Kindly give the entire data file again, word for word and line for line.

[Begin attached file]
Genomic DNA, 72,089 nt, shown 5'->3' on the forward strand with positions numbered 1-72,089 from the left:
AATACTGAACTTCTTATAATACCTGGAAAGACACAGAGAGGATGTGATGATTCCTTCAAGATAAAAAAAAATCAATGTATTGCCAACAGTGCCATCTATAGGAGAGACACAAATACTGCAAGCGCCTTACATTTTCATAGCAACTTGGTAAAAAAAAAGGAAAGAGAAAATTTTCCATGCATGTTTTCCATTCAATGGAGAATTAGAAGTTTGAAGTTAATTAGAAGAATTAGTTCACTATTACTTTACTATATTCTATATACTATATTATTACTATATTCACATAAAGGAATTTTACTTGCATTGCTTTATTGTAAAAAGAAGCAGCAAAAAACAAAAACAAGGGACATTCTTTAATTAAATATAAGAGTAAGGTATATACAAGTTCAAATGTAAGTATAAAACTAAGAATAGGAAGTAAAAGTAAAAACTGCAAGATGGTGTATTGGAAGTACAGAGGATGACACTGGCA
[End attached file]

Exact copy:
Genomic DNA, 72,089 nt, shown 5'->3' on the forward strand with positions numbered 1-72,089 from the left:
AATACTGAACTTCTTATAATACCTGGAAAGACACAGAGAGGATGTGATGATTCCTTCAAGATAAAAAAAAATCAATGTATTGCCAACAGTGCCATCTATAGGAGAGACACAAATACTGCAAGCGCCTTACATTTTCATAGCAACTTGGTAAAAAAAAAGGAAAGAGAAAATTTTCCATGCATGTTTTCCATTCAATGGAGAATTAGAAGTTTGAAGTTAATTAGAAGAATTAGTTCACTATTACTTTACTATATTCTATATACTATATTATTACTATATTCACATAAAGGAATTTTACTTGCATTGCTTTATTGTAAAAAGAAGCAGCAAAAAACAAAAACAAGGGACATTCTTTAATTAAATATAAGAGTAAGGTATATACAAGTTCAAATGTAAGTATAAAACTAAGAATAGGAAGTAAAAGTAAAAACTGCAAGATGGTGTATTGGAAGTACAGAGGATGACACTGGCA